Honeybees are dying, and scientists still don’t know why
Beekeepers are seeing unusually high numbers of their bees die this year, prompting concerns about the health of crops that depend on the insects, and about the future of the beekeeping industry in America itself.
Widespread deaths among bees, known as Colony Collapse Disorder, were first reported about a decade ago, but the problem has not diminished and may have been especially bad recently.
Beekeepers across the United States lost roughly 40 percent of their colonies from April 2014 to April 2015, according to an annual survey conducted by the Bee Informed Partnership and Apiary Inspectors of America, with funding from the U.S. Department of Agriculture.
That’s the second highest percentage loss since researchers began counting summer and winter season losses five years ago.
The group found that large numbers of bees are dying during the summer months, when conditions should be more favorable. One in 4 colonies is now dying during summer, which was unheard of several years ago, according to the results.
The total number of bee colonies in the United States declined from 6 million during the 1940s to 2.5 million about 10 years ago, but it has remained relatively stable since then. The most recent numbers place the total estimate at 2.74 million.
Beekeepers expect to lose a small number of colonies every year, especially in winter months when food supplies are scarce. Beekeepers can replace those losses by splitting a healthy colony of bees in half and buying a new queen to start a new colony.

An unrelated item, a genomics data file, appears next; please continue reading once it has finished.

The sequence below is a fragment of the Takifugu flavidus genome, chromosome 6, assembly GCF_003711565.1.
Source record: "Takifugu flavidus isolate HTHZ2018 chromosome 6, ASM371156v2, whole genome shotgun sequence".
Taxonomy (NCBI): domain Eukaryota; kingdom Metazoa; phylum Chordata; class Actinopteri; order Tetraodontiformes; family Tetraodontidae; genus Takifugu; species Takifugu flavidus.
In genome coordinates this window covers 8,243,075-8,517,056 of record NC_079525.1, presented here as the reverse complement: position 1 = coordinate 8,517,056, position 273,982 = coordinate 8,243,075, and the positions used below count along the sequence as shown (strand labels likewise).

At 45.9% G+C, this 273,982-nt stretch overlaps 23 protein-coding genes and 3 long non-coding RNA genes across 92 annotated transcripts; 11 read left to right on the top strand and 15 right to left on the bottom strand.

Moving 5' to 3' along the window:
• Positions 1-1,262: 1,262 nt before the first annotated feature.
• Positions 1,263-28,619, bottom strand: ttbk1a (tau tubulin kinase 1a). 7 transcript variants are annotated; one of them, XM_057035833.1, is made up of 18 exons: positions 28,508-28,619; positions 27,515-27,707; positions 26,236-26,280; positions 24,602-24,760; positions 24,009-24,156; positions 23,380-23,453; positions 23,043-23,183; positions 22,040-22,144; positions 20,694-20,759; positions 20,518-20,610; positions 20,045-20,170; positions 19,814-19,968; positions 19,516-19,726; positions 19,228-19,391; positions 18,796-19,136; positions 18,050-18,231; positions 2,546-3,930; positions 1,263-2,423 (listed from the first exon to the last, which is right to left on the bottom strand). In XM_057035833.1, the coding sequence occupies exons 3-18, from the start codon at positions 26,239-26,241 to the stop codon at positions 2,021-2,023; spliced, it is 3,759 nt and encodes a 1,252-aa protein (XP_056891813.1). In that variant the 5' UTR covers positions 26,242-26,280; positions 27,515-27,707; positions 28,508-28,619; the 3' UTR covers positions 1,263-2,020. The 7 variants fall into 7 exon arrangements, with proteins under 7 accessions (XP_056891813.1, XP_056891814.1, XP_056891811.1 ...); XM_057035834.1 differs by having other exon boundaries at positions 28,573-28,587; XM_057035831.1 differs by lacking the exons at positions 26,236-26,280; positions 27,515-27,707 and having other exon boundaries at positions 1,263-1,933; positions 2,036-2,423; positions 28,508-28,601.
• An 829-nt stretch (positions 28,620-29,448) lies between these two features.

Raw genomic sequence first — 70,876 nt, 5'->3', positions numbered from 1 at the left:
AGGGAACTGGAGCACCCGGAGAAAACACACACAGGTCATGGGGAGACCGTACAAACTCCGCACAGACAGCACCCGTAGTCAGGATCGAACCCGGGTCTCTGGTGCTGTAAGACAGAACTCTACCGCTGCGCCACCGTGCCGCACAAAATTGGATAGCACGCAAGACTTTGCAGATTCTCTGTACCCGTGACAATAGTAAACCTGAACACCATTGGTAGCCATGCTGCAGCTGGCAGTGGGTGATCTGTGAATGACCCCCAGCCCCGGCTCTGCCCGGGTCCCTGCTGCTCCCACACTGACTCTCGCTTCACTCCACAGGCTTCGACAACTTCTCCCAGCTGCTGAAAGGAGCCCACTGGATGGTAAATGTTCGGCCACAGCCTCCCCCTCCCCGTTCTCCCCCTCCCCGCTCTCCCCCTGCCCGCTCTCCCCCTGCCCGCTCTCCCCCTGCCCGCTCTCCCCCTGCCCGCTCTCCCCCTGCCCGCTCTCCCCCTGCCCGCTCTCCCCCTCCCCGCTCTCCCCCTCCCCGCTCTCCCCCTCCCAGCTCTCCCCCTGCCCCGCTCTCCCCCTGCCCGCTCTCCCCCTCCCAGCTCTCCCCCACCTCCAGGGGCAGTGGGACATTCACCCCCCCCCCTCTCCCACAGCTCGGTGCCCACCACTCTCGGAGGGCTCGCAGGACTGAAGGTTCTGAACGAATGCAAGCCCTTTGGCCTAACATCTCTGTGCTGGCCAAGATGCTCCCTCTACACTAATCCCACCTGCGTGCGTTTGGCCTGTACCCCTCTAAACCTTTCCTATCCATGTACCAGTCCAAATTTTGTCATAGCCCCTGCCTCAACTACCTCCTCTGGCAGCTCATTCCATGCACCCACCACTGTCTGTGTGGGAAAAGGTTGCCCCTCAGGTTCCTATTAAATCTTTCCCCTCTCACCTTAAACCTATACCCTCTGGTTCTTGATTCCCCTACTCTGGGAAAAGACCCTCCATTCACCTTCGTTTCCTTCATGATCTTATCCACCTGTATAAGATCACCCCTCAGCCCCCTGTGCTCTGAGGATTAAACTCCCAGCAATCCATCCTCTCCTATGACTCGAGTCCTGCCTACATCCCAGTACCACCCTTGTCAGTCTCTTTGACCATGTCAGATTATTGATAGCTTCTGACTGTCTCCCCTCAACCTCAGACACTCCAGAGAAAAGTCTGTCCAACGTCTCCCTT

“We are not worried bees are going to go extinct. What we are worried about is that the commercial beekeeper won’t be able to stay in business. Losing this number of colonies every year is very financially hard, and it is difficult to replace these guys, because these are the last migratory farmers in America.” -Dennis vanEngelsdorp, researcher, University of Maryland
But the costs of maintaining colonies have mushroomed.
Farmers who lose 40 percent of their colonies have to split nearly every remaining colony just to maintain their total number.
Each new queen bee costs about $20, sometimes more. Beekeepers suffer productivity losses while they’re splitting colonies. And weaker, smaller colonies do not command the same prices among the farmers who pay keepers for pollination services.
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